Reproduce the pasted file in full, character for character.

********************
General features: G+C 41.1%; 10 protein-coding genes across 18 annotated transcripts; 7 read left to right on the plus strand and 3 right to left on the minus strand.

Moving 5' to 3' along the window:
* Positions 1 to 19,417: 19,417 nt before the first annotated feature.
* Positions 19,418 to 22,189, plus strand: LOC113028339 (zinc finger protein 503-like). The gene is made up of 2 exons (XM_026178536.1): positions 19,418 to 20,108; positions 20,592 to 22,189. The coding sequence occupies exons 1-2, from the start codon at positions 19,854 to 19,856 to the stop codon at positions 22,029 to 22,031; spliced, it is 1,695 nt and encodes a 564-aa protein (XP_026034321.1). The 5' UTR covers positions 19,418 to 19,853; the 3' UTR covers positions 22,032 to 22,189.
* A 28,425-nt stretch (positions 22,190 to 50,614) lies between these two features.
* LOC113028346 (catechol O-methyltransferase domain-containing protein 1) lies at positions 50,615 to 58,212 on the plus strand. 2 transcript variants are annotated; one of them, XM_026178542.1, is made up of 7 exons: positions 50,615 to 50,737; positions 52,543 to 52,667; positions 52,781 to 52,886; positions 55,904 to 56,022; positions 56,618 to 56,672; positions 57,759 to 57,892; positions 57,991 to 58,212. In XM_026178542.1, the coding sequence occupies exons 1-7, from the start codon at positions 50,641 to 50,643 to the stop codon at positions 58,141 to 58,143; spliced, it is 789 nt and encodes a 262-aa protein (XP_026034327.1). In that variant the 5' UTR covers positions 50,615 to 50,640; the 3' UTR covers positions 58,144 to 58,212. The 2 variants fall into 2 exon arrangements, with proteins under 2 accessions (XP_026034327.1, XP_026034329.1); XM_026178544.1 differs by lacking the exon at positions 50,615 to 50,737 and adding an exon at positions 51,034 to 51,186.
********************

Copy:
General features: G+C 41.1%; 10 protein-coding genes across 18 annotated transcripts; 7 read left to right on the plus strand and 3 right to left on the minus strand.

Moving 5' to 3' along the window:
* Positions 1 to 19,417: 19,417 nt before the first annotated feature.
* Positions 19,418 to 22,189, plus strand: LOC113028339 (zinc finger protein 503-like). The gene is made up of 2 exons (XM_026178536.1): positions 19,418 to 20,108; positions 20,592 to 22,189. The coding sequence occupies exons 1-2, from the start codon at positions 19,854 to 19,856 to the stop codon at positions 22,029 to 22,031; spliced, it is 1,695 nt and encodes a 564-aa protein (XP_026034321.1). The 5' UTR covers positions 19,418 to 19,853; the 3' UTR covers positions 22,032 to 22,189.
* A 28,425-nt stretch (positions 22,190 to 50,614) lies between these two features.
* LOC113028346 (catechol O-methyltransferase domain-containing protein 1) lies at positions 50,615 to 58,212 on the plus strand. 2 transcript variants are annotated; one of them, XM_026178542.1, is made up of 7 exons: positions 50,615 to 50,737; positions 52,543 to 52,667; positions 52,781 to 52,886; positions 55,904 to 56,022; positions 56,618 to 56,672; positions 57,759 to 57,892; positions 57,991 to 58,212. In XM_026178542.1, the coding sequence occupies exons 1-7, from the start codon at positions 50,641 to 50,643 to the stop codon at positions 58,141 to 58,143; spliced, it is 789 nt and encodes a 262-aa protein (XP_026034327.1). In that variant the 5' UTR covers positions 50,615 to 50,640; the 3' UTR covers positions 58,144 to 58,212. The 2 variants fall into 2 exon arrangements, with proteins under 2 accessions (XP_026034327.1, XP_026034329.1); XM_026178544.1 differs by lacking the exon at positions 50,615 to 50,737 and adding an exon at positions 51,034 to 51,186.